Italy Divide 2019 – Part 3: Race Report, Days 5 to 6 – Verona to Finish in Torbole

Catch up on my last post Part 2 – Naples to the Po Valley

Day 5: Po Valley to Verona

I woke to the sound of rain pouring outside. I initially was going to get up early in the dark and ride, but this put the brakes on that – remembering that now I wasn’t planning to ‘race’ I didn’t need to punish myself. It was inevitable I was going to get wet, so I resigned myself to doing that in daylight when it might be warmer.

Laying there in the morning light, I checked up on social media and to see what was going on at the front of the race. This is where I saw that Jay P was having a nightmare with mechanicals and was headed back to where he broke down the day before with a bodge to replace a missing thru axle retaining bolt. I suddenly remembered the small nut I had put in my back pocket the day before and wondered, what are the chances?!

I slowly packed up and got ready to face the rain. My trusted Attaquer race rain jacket was going to prove itself again, but I needed a little extra warmth with the rain coming down so added a gilet. A quick cappuccino, some remains of my snacks from the day before (the hotel didn’t do breakfast), and headed out into the rain.

It wasn’t long before Jay caught up with me, as he had restarted a few KM before I rejoined the route. I don’t think he was in the mood for a chat initially, but after I’d established a bit more info about his mechanical, I reached into my pocket and pulled out the nut to ask if it belonged to him. The look on his face was classic. The odds of finding this bit of metal on the trail, me actually thinking to pick up that out of place shiny bit of metal, then finding the rider and bike it belongs to 150 km down the road is huge. I honestly don’t know how he managed to nurse the bike this far without it.

We rode together chatting for a while, neither of us really racing, but also not gaining anything from it. We bumped into a dot watched a little down the road who we stopped to say hello to, who took a snap of us and Jay’s reunited nut.

I actually prefer to be alone on anyway, so after a bit I pulled over to take a leak. We bumped into each other again 10 minutes down the road and shared a coffee and croissants in a cafe, and would cross paths for much of the day.

It was a pretty miserable, wet grotty day, but I was just happy to be getting closer to getting the ride done, and some great pizza and gelato I knew waited for me in Verona and at the finish in Torbole. I’d made steady progress, but was welcome for a stop at the hostel Ostello Dei Concari where I feasted on bread, ham and eggs. It was a marvellous feast from a wonderful host, and was another chance to chat to Jay who was able to make use of the tools to fit his missing bolt back in place and remove the bodge.

The rain had cleared, but news had come through the hostel of the weather in the mountains that the front two were about to face. The hostel are friends of the Italy Divide, and are on hand to help out all the weary Dividers. They gave news from the mountains of whiteout blizzard, sub freezing and impassible conditions, along with talk of pause in the race at the front. I was quite glad to not be charging into that sort of weather, and in the valley near Mantua, the weather was clearing up nicely.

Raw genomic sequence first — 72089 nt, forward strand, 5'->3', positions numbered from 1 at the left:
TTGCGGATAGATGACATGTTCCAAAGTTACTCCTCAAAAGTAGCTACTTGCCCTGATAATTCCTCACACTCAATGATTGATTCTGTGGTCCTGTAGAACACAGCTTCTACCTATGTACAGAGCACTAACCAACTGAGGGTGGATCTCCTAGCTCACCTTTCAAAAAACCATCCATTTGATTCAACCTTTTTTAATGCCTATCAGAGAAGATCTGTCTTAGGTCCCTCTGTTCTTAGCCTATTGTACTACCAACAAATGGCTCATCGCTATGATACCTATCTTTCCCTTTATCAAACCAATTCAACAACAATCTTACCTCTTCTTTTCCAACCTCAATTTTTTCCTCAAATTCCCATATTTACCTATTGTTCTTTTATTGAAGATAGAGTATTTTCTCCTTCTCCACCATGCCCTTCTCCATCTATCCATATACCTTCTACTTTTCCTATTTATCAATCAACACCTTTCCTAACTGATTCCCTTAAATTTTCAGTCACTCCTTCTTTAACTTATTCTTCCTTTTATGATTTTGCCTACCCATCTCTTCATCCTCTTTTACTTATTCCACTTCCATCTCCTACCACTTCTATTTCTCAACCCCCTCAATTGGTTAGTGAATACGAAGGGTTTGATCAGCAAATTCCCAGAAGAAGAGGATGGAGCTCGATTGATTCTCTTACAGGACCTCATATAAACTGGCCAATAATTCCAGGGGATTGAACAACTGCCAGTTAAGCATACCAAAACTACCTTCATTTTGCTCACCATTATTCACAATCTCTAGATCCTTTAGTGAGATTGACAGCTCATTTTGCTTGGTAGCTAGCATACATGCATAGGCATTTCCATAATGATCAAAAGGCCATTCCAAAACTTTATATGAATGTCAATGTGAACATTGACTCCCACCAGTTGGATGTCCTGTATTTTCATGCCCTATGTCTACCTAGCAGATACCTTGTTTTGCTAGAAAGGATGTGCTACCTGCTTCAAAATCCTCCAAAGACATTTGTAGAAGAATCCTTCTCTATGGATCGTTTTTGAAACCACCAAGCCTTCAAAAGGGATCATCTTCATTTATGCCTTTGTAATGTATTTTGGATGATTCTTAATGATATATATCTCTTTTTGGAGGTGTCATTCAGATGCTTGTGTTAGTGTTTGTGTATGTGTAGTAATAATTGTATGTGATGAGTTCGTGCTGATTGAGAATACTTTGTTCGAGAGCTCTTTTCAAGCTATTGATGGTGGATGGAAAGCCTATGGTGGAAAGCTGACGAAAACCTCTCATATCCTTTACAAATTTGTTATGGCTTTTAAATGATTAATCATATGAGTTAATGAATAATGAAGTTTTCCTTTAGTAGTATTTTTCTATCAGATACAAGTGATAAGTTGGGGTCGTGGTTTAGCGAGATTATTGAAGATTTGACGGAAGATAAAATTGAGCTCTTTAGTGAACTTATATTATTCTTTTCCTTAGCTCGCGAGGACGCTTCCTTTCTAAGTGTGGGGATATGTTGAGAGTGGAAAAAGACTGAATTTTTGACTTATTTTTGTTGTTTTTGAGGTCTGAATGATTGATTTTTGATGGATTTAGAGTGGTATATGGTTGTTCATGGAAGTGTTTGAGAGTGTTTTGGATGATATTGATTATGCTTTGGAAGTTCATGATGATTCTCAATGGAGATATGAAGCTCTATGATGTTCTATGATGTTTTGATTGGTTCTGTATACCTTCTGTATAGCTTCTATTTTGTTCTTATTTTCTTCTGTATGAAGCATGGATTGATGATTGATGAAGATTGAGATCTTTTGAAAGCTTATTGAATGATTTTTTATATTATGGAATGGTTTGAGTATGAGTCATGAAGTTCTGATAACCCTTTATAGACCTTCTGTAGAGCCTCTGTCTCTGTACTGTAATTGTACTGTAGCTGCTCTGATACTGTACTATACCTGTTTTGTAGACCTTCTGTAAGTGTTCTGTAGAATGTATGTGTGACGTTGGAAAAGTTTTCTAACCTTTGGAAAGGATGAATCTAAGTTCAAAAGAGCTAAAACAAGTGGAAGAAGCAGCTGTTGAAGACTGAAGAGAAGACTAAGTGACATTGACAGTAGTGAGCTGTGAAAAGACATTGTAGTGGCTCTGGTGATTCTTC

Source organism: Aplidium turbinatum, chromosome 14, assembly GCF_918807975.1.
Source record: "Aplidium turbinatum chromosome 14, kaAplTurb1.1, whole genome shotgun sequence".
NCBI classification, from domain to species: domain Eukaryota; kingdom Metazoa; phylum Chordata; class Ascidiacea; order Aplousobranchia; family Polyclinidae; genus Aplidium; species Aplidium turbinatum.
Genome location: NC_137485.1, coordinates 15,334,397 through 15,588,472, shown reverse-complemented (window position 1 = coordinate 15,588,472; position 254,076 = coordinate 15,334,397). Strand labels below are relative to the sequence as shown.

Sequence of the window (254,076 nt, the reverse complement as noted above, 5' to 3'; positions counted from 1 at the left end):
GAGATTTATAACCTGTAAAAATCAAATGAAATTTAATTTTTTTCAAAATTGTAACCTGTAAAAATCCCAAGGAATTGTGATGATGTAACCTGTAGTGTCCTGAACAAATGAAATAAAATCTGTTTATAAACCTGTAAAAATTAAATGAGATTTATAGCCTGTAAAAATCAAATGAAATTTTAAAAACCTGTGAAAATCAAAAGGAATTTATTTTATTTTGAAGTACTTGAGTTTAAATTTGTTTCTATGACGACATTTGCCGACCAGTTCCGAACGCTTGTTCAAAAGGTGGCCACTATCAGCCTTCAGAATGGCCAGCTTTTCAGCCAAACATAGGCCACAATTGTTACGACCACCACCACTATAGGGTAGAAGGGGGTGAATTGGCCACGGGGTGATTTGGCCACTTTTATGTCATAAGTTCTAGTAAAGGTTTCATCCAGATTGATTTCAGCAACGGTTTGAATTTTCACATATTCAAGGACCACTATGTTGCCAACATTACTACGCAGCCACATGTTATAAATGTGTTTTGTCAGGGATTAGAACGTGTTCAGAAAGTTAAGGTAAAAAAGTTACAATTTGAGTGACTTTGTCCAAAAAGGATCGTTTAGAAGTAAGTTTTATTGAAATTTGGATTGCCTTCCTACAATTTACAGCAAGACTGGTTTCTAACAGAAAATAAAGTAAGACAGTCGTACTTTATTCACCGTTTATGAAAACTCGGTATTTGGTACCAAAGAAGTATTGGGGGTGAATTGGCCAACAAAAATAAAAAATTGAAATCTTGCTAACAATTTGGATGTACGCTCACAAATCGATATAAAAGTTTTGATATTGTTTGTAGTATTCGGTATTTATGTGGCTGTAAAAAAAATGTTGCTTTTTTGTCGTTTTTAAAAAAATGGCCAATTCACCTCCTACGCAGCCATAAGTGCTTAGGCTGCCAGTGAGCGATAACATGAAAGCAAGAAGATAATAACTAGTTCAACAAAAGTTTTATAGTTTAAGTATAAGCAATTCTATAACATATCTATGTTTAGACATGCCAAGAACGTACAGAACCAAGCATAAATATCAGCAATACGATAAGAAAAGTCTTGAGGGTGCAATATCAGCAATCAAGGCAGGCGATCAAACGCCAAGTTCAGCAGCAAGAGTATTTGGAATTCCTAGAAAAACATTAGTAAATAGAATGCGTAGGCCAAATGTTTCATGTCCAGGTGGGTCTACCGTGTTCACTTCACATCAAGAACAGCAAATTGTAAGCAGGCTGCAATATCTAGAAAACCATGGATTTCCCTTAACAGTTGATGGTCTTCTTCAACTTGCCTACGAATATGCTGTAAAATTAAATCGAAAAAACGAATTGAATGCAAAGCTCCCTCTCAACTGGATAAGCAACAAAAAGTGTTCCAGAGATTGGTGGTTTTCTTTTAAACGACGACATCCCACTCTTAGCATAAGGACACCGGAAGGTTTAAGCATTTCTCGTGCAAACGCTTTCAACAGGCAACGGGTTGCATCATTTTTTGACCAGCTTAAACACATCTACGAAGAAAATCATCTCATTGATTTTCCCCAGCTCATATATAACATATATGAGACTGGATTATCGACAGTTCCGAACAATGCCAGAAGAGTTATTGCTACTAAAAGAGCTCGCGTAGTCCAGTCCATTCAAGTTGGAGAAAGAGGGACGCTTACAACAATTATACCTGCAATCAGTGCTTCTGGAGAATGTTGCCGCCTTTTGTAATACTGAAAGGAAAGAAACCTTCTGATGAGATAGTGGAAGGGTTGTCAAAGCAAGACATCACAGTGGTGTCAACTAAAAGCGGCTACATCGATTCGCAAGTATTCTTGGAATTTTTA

It was fairly easy going for the rest of the day to Verona, and with conditions uncertain up in the mountains, it was an easy decision to find somewhere just outside of Verona to get some good food, an early night and make an early start on the final stretch. I wasn’t in a hurry, and managed to stop and feed some ducks – I’d never seen so many ducklings together.

Feeding ducks

With the knowledge of the snow in the mountains, I was keen to find a bike shop in Verona and add a few items of clothing. My kit was good enough for most scenarios should it need to be, but I really wanted to get a bit extra for the hands head and feet, and spent a pretty penny on some winter gear.

I was keen to avoid heading up into the mountains in the evening so I booked into a hotel just outside Verona. I also bumped into Jay again just outside of town, and it turned out we were booked into the same hotel for the evening. The place was luxurious, and more than willing to leave a breakfast spread out for us in the morning for an early departure. After a cleaning up, sitting down for a delicious meal and a couple of beers, it was time for an early night.

Day 5 Strava:

Stats – nice and easy one with a late start and early finish: 175 km, 743 m, 8 hours 50 min riding, 3 hours 10 min stopped.

Day 6: Snow & Finish

I shared a fairly decent breakfast with Jay at about 3.30am. I also managed to take a fair amount of leftover food stuffed into my pockets. Jay left about 10-20 minutes before me, as I was slow to pack and get ready. I remember the trails leading through the farm fields and vineyards from last year vividly. It was a difficult to follow track on some levies, before this one part which went past a battery chicken shed. I lost half of my breakfast from the stench pumped out into my face by the extractor fan, even though I was holding my breath from the knowledge of the year before. I was very glad of the breakfast leftovers.

Before the real climbing of the day began, I caught up with Jay again. There’s only so much time I can comfortably spend riding with another rider, and I got the feeling he was getting a little tired of all my questions and inane chat. I have always tried to take advantage of spending time with experienced ultra riders – there’s a lot you can learn from them.